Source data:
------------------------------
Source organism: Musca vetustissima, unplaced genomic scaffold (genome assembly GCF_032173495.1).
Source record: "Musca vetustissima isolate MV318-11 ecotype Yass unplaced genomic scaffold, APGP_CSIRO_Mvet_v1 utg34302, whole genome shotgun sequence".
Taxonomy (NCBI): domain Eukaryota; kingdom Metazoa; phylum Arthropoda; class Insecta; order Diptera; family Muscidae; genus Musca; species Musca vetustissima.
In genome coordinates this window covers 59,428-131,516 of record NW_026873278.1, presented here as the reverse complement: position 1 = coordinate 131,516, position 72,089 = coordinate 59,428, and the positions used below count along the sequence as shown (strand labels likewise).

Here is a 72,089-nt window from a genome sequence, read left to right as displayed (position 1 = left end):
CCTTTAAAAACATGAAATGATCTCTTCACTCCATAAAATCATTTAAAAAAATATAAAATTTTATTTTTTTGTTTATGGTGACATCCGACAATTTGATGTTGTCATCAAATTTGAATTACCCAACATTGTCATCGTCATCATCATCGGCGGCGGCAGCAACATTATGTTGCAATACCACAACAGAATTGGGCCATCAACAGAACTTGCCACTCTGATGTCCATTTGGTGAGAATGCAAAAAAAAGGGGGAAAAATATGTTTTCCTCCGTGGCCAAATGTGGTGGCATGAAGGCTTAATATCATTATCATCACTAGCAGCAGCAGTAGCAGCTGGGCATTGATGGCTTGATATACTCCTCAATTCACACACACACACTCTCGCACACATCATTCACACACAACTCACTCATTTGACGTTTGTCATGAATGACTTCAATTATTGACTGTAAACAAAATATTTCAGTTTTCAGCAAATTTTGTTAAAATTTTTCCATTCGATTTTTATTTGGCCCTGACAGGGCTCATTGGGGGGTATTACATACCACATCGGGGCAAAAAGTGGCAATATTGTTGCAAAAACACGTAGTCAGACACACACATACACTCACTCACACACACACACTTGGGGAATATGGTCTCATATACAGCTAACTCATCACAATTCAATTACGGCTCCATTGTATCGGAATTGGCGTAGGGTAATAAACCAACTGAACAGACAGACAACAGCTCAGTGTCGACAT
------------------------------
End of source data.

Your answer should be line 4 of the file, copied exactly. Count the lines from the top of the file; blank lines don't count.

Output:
In genome coordinates this window covers 59,428-131,516 of record NW_026873278.1, presented here as the reverse complement: position 1 = coordinate 131,516, position 72,089 = coordinate 59,428, and the positions used below count along the sequence as shown (strand labels likewise).